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Earlier this year, the U.S. Surgeon General, Dr. Jerome Adams, declared vaping among children and teenagers a public health epidemic. Vaping has become incredibly popular among adolescents. According to the national 2018 Monitoring the Future survey, 42% of American 12th graders have smoked an e-cigarette at least once in their lives. Additionally, about 10% of 8th graders, 22% of 10th graders, and 27% of 12th graders smoked e-cigarettes at least once during the month before the survey. A variety of e-cigarettes flavors, celebrity endorsements for Juul and other brands, and social media marketing campaigns for vaping have all appealed to young people who want to have fun and join a trend. The common belief that e-cigarettes are safer than regular cigarettes has also helped convince many young people to give vaping a try.
However, most e-cigarettes contain nicotine, the addictive chemical present in regular cigarettes, even though some young smokers think their e-cigarettes only contain water or “just flavoring.” According to Dr. Adams, nicotine is “uniquely harmful” to the developing brains of people under the age of 25. Doctors are increasingly witnessing children and teenagers suffering from health problems and behavioral changes as a result of developing nicotine dependence from vaping.
We’ve seen a real influx in the number of phone calls that we’re getting for kids who need substance use evaluations and, remarkably, we’re seeing a big increase in the number of kids who are coming in specifically to be evaluated for nicotine and Juuling problems.
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Dr. Levy claims that many young people with vaping habits develop problems with concentrating in school, begin to withdraw from family and friends, act aggressively, and exhibit signs of nicotine withdrawal, such as stomach pain, fatigue, and headaches. Doctors and addiction specialists have also raised concerns that young people who smoke e-cigarettes may be “priming” their brains for substance abuse later in their lives.
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Luka Kinard was one normal American high-schooler who became addicted to nicotine through vaping. By age 15, Luka was spending $150 every week on e-cigarette pods. His grades collapsed and he started isolating himself from his family and his favorite sports. His parents also reported that Luka’s personality changed, and he frequently became angry and irritable. Once Luka started vaping, he quickly became addicted to the nicotine in e-cigarettes. His life only began to change after he suffered a seizure, a possible symptom of nicotine poisoning. This prompted his parents to send him to a 40-day rehab program. With professional treatment and guidance, Luka recovered from his nicotine addiction.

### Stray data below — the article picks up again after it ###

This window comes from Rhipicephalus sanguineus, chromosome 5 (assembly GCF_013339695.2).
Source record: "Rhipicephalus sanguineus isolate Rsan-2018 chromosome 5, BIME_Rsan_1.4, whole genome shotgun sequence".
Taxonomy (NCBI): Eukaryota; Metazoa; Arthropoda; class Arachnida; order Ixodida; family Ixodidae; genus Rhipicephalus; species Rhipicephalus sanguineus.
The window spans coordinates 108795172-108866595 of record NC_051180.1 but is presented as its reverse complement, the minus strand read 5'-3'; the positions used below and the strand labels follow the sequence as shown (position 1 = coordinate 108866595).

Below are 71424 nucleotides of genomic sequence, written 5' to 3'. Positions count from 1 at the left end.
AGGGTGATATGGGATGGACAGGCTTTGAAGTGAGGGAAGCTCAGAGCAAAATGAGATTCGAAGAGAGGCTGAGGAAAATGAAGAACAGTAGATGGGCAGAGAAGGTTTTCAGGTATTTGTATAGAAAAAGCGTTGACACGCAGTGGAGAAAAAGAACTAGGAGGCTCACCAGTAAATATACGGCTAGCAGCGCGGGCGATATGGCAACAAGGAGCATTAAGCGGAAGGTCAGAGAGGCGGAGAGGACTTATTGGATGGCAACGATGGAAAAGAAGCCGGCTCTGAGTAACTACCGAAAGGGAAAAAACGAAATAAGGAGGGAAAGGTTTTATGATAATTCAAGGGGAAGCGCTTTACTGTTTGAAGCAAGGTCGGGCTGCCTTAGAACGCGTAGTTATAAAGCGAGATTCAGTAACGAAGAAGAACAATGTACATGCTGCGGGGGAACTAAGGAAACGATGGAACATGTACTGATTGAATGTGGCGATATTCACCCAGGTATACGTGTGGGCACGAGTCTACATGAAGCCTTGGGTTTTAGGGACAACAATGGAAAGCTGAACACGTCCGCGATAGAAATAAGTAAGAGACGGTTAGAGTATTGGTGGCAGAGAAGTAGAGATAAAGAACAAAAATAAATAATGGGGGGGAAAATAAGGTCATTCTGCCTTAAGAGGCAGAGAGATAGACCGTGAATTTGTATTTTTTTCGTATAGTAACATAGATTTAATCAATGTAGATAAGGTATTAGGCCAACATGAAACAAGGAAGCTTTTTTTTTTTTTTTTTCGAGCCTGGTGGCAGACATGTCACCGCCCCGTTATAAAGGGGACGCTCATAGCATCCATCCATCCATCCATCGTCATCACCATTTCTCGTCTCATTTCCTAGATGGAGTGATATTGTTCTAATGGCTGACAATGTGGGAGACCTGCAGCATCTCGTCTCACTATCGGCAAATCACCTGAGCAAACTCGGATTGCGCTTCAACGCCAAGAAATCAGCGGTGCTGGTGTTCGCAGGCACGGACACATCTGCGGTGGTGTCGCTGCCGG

Unfortunately, some vaping adolescents do not recover. One pediatrician, Dr. Kirsten Hawkins, notes that she is seeing more patients between the ages of 12 and 20 who are “juuling” regularly. One of her patients, a 12-year old girl, became so addicted to nicotine through vaping that she switched to regular cigarettes and started smoking two packs every day. In another case, Francis Thompson, a school principal in Connecticut, discovered that many of his students were skipping class to congregate in bathrooms to vape. Thompson takes the risks of nicotine addiction so seriously that he refers all of his students who use e-cigarettes to a counselor. Thompson and Luka Kinard’s parents both offer the same advice to parents: be vigilant, because vaping is easy to hide.
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